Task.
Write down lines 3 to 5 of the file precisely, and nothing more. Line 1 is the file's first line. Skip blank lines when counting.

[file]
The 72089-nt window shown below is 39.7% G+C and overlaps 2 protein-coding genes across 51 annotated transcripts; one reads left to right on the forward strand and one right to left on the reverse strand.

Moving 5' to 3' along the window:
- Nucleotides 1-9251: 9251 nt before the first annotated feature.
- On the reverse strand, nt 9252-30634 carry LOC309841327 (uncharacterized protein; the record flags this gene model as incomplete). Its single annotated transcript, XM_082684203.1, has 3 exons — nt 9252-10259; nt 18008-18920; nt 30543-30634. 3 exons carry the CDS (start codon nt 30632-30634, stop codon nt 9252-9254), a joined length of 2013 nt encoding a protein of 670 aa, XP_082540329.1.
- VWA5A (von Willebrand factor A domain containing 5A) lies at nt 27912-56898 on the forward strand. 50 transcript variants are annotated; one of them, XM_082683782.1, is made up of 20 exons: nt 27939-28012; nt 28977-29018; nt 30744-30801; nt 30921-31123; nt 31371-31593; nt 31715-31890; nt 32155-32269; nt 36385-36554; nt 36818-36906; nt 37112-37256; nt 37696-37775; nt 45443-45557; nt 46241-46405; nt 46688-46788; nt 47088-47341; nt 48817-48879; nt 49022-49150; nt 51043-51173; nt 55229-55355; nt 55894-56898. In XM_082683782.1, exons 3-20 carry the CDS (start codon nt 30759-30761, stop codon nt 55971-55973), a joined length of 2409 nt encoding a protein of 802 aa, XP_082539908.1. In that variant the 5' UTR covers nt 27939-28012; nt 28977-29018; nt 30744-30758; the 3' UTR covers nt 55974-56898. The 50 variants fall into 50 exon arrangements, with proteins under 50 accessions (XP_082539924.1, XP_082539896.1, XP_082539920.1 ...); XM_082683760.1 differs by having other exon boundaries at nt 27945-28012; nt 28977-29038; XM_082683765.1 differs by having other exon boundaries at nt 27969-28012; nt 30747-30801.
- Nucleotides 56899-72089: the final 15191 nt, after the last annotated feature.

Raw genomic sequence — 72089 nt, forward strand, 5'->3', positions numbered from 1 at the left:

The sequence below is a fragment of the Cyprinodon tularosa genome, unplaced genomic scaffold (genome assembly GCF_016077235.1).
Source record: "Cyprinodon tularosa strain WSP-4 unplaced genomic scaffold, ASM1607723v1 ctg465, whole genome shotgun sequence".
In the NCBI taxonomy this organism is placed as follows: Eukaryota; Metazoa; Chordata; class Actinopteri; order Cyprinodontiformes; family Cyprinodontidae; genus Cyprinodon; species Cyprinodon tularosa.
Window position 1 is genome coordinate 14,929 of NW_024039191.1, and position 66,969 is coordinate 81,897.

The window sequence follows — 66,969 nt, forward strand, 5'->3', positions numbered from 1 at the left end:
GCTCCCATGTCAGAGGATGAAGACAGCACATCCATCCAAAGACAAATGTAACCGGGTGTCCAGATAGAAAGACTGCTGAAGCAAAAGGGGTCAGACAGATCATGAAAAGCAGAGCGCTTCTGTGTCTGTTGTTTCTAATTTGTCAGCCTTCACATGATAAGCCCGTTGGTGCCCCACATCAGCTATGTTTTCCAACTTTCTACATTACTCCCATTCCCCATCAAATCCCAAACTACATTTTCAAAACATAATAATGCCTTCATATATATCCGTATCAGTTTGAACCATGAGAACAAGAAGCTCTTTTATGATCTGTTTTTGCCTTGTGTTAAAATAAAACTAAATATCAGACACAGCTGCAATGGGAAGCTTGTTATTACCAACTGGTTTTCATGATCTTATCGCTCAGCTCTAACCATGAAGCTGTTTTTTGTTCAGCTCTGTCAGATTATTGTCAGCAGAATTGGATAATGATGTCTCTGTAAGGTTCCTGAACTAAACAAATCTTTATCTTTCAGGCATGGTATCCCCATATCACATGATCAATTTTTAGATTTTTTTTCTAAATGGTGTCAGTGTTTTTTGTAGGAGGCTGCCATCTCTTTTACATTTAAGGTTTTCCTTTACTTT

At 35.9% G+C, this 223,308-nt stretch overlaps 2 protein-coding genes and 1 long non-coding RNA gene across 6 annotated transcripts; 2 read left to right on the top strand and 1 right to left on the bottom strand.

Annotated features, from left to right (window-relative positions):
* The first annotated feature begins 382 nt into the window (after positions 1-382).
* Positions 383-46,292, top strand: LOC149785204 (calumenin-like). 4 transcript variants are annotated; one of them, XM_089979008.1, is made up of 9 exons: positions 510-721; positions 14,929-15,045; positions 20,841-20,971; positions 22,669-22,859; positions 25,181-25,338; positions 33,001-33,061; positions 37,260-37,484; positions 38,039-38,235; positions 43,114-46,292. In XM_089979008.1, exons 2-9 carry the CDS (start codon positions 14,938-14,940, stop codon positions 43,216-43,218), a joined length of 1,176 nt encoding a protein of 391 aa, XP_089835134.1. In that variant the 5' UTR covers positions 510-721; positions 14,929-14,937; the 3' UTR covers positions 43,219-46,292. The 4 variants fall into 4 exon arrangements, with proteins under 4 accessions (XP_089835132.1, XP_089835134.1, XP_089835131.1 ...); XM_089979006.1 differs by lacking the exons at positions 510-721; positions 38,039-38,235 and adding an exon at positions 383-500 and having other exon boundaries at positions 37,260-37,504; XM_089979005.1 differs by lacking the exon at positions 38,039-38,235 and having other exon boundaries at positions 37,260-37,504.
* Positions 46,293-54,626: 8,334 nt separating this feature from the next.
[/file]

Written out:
- Nucleotides 1-9251: 9251 nt before the first annotated feature.
- On the reverse strand, nt 9252-30634 carry LOC309841327 (uncharacterized protein; the record flags this gene model as incomplete). Its single annotated transcript, XM_082684203.1, has 3 exons — nt 9252-10259; nt 18008-18920; nt 30543-30634. 3 exons carry the CDS (start codon nt 30632-30634, stop codon nt 9252-9254), a joined length of 2013 nt encoding a protein of 670 aa, XP_082540329.1.
- VWA5A (von Willebrand factor A domain containing 5A) lies at nt 27912-56898 on the forward strand. 50 transcript variants are annotated; one of them, XM_082683782.1, is made up of 20 exons: nt 27939-28012; nt 28977-29018; nt 30744-30801; nt 30921-31123; nt 31371-31593; nt 31715-31890; nt 32155-32269; nt 36385-36554; nt 36818-36906; nt 37112-37256; nt 37696-37775; nt 45443-45557; nt 46241-46405; nt 46688-46788; nt 47088-47341; nt 48817-48879; nt 49022-49150; nt 51043-51173; nt 55229-55355; nt 55894-56898. In XM_082683782.1, exons 3-20 carry the CDS (start codon nt 30759-30761, stop codon nt 55971-55973), a joined length of 2409 nt encoding a protein of 802 aa, XP_082539908.1. In that variant the 5' UTR covers nt 27939-28012; nt 28977-29018; nt 30744-30758; the 3' UTR covers nt 55974-56898. The 50 variants fall into 50 exon arrangements, with proteins under 50 accessions (XP_082539924.1, XP_082539896.1, XP_082539920.1 ...); XM_082683760.1 differs by having other exon boundaries at nt 27945-28012; nt 28977-29038; XM_082683765.1 differs by having other exon boundaries at nt 27969-28012; nt 30747-30801.